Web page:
As companies and their employees try to return to “normal” nearly two years after the onset of the coronavirus pandemic, it's become clear that they're chasing a mirage. Our work mode has evolved on many fronts, and we will never go back to how things were before. Work-from-home has grown in popularity and with it, the amount of online meetings — already high before the pandemic — have also steeply increased.

Many of us have a workplace setup when working from home that is on par with what we had in the office: wireless high-speed internet, large monitors, hifi speakers and microphones, and sometimes even influencer-grade lighting. In addition to the physical setup, a plethora of available software products can help us stay connected to everything we need to get work done and accomplish our goals.

The totality of the software infrastructure enabling employees to be productive from anywhere, also known as the digital workplace, has been around for years prior to COVID-19. However, the pandemic has acted as a catalyst to its prevalence. The digital workplace has kept companies and the economy alive, and its merits will remain and even further grow after the pandemic is long gone.

What Constitutes a Digital Workplace?

According to a recent Reveal survey of over 2,000 people in the IT space, more than half of respondents said their company is planning to incorporate a digital workplace platform this year.

But what constitutes the digital workplace? Aside from hardware like computers, monitors and peripherals, it’s mainly the software and the interconnectedness of various applications. Different job functions use their own specific sets of software tools, but other applications provide more generally needed capabilities, such as:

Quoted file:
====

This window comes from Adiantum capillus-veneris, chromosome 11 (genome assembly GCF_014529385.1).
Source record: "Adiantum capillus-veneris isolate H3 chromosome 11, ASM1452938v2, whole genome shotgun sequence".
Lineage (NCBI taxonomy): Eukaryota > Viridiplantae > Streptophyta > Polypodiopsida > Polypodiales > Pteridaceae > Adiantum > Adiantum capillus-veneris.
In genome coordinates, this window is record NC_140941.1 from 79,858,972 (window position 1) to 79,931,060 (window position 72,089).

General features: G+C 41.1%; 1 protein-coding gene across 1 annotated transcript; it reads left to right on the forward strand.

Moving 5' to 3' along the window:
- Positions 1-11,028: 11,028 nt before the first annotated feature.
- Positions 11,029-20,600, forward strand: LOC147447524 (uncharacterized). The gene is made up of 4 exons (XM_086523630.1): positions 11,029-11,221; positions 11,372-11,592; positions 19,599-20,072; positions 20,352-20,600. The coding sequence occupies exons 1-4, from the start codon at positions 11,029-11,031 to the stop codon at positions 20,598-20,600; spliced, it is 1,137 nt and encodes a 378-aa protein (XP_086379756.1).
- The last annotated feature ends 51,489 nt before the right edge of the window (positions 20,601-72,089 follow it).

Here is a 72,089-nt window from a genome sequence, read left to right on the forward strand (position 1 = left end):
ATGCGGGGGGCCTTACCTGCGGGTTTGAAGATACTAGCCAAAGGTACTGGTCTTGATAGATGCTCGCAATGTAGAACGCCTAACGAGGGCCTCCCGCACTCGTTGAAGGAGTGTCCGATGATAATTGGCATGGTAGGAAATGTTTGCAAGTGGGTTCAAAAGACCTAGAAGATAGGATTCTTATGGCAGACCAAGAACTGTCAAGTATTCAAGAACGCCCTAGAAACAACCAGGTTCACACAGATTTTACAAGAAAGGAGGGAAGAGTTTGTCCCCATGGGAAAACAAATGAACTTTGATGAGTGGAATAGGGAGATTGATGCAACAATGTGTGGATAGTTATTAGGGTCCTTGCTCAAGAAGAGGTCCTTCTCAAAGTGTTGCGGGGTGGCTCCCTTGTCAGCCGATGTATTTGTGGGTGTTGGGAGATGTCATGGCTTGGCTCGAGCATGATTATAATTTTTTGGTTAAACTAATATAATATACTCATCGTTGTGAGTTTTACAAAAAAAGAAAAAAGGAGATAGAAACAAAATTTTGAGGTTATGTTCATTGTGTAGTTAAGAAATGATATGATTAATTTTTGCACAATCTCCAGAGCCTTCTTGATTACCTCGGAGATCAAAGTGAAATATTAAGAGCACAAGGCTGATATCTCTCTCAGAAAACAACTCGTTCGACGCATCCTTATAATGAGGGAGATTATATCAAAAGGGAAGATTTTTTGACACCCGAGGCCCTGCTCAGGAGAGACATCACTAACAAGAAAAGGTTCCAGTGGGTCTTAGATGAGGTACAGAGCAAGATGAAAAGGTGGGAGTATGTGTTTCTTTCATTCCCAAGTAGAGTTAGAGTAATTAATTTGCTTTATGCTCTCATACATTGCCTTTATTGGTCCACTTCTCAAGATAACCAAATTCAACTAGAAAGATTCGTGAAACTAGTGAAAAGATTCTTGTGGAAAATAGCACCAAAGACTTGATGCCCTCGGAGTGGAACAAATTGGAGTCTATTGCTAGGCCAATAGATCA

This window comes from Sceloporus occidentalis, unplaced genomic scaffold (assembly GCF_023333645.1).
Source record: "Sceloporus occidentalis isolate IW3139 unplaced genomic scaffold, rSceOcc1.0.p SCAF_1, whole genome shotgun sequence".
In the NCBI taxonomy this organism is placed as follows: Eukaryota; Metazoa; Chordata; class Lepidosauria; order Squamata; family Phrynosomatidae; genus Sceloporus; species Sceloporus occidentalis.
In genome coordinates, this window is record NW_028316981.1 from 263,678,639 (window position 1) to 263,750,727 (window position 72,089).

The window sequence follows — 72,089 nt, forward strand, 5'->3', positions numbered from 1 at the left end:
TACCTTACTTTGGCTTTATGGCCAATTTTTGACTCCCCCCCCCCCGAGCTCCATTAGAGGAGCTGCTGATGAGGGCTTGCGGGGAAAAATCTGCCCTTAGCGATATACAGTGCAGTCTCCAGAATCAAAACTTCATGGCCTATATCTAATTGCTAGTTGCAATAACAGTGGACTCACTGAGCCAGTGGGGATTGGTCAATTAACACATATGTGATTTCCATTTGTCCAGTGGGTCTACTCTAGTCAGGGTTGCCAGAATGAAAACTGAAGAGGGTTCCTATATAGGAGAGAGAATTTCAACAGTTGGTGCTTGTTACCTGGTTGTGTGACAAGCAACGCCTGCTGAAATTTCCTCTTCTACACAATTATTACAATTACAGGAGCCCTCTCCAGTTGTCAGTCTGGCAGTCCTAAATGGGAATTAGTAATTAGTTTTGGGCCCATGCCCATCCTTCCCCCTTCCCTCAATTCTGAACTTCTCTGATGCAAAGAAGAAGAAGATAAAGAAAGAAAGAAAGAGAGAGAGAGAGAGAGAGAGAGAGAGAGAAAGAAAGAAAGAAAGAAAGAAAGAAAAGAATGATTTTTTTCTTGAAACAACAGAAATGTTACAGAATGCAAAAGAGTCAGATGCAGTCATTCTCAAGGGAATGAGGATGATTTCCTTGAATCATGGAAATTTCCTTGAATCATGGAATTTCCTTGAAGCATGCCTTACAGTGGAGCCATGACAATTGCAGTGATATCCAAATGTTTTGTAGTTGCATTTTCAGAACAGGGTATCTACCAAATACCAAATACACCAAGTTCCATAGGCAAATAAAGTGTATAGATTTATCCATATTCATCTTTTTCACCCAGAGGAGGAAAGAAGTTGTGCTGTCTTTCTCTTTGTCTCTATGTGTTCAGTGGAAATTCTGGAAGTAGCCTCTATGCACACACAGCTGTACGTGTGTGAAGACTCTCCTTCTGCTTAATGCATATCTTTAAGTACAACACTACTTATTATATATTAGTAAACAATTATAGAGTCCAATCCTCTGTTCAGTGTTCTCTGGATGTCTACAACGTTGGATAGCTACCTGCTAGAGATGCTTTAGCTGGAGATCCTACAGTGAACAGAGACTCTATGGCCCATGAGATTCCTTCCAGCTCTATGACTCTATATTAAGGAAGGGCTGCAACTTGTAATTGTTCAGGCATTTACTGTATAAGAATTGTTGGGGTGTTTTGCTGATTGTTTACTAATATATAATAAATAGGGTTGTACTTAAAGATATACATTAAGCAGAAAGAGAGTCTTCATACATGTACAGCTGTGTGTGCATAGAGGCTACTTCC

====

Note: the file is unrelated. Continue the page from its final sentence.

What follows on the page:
• Communication: Synchronous and asynchronous ways to converse with others in a written form or via audio or video.
  • Collaboration: Being able to share files and work together on creating results.
  • Task and Project Management: Organizing work, tracking progress, and keeping others in the know about status and attainment.
  • Asset Management: Organizing and making discoverable files hosting the data and information that individuals, teams and organizations need for their work.
  • Data Analytics: Creating insights from data, and disseminating information through concise and attractive data visualization.

There’s a vast ecosystem of tools that afford these capabilities. They can be categorized into two buckets:

Specialized Solutions

These applications focus on one thing and do that one thing very well. This may be task management, data visualization, asset management or communication. These tools oftentimes evolve from domain specialists identifying an unmet user need or a shortcoming in existing software for which they ideate a better solution and then productize it as its own tool. Because of the specialization, any of these tools provide their users with everything they need regarding that particular feature set. However, as described above, the digital workplace affords not just one but several abilities to its users. Hence, one specialized solution in isolation would severely limit work productivity. Software vendors offering specialized solutions therefore follow two approaches to mitigate this challenge:

  • They extend the functionality of their products through integrations and APIs to other tools providing other capabilities.
  • They add more features to their tool with the goal of covering more and more functionality over time.